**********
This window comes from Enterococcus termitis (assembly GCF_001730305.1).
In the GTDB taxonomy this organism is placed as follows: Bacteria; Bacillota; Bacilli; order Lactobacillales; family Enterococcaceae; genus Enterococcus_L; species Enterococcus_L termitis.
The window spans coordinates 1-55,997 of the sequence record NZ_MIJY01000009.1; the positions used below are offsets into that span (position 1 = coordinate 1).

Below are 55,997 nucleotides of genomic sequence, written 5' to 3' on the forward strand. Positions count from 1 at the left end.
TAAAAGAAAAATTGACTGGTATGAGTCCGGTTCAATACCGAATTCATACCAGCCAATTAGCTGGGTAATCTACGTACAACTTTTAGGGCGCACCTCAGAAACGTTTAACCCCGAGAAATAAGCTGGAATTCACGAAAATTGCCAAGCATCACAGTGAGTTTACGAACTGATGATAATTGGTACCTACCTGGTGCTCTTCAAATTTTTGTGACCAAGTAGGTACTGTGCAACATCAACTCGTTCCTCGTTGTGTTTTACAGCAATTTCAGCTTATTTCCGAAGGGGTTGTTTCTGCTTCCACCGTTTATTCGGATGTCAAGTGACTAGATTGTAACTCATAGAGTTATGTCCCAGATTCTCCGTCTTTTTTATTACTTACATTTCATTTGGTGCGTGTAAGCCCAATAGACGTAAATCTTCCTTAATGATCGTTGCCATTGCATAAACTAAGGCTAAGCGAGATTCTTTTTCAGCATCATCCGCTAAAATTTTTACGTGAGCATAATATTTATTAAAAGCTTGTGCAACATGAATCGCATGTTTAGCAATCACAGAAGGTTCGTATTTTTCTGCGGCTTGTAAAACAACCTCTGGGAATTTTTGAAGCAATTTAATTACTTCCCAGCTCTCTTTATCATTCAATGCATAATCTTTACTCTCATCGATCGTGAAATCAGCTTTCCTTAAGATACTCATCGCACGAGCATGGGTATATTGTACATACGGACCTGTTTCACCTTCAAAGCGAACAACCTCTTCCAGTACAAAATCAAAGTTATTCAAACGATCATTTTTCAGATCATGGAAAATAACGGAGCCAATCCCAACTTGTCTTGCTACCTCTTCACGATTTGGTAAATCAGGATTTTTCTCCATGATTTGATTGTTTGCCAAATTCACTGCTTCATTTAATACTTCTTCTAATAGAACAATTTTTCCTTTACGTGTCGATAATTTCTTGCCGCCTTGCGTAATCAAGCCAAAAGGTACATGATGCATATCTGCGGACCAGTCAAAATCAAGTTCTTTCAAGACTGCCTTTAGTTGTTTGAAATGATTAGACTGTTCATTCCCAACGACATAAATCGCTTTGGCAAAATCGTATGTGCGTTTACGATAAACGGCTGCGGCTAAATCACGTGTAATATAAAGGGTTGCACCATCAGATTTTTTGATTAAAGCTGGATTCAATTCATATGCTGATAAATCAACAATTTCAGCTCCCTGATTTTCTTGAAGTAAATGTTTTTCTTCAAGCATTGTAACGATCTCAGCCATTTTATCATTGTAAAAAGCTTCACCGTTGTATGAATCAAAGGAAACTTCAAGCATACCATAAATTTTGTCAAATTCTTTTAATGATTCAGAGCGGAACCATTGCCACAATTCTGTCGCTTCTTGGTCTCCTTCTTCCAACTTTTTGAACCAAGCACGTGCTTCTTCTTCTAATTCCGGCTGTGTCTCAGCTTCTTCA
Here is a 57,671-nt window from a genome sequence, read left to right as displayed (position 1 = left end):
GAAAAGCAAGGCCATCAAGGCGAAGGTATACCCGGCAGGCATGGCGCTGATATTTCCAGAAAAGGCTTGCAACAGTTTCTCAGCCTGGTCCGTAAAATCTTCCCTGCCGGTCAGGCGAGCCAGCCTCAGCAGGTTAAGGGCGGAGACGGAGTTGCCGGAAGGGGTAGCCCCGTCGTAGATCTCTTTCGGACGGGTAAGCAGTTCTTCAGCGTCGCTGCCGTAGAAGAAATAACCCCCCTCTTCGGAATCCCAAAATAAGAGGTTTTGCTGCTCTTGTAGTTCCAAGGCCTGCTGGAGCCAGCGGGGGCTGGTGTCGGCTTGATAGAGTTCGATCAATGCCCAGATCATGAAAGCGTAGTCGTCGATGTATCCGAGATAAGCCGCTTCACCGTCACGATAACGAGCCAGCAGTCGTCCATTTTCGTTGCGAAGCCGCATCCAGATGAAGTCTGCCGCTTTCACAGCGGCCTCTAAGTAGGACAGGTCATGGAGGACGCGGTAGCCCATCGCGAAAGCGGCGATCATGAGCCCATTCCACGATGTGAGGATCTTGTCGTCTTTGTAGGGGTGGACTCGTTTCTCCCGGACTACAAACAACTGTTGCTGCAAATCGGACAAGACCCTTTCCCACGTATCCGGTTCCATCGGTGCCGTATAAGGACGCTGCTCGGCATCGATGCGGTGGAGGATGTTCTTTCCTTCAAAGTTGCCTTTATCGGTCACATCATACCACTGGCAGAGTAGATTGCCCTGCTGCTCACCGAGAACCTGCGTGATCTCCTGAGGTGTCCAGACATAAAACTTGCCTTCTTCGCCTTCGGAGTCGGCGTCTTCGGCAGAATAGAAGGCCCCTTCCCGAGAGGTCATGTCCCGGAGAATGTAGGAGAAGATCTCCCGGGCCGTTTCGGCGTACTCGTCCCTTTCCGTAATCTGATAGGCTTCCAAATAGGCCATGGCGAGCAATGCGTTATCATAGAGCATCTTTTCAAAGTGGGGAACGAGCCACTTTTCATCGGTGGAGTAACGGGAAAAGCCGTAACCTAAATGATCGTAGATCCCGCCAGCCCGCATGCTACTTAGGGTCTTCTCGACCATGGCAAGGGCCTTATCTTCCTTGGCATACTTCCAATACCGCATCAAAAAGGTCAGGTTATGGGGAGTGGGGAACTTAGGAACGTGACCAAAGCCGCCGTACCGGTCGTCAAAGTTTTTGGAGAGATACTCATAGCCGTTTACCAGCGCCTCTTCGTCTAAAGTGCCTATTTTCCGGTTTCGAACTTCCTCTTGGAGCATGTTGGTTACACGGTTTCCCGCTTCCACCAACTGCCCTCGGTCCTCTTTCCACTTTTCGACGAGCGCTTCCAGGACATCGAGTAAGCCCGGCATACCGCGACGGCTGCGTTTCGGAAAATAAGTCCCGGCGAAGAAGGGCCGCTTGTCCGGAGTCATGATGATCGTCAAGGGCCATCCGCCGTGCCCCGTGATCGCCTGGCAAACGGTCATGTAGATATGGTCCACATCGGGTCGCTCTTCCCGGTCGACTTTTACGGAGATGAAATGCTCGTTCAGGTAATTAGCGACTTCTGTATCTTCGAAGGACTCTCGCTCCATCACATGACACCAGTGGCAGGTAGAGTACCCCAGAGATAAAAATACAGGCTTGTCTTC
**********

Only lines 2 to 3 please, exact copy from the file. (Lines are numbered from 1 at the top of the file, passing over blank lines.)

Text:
In the GTDB taxonomy this organism is placed as follows: Bacteria; Bacillota; Bacilli; order Lactobacillales; family Enterococcaceae; genus Enterococcus_L; species Enterococcus_L termitis.
The window spans coordinates 1-55,997 of the sequence record NZ_MIJY01000009.1; the positions used below are offsets into that span (position 1 = coordinate 1).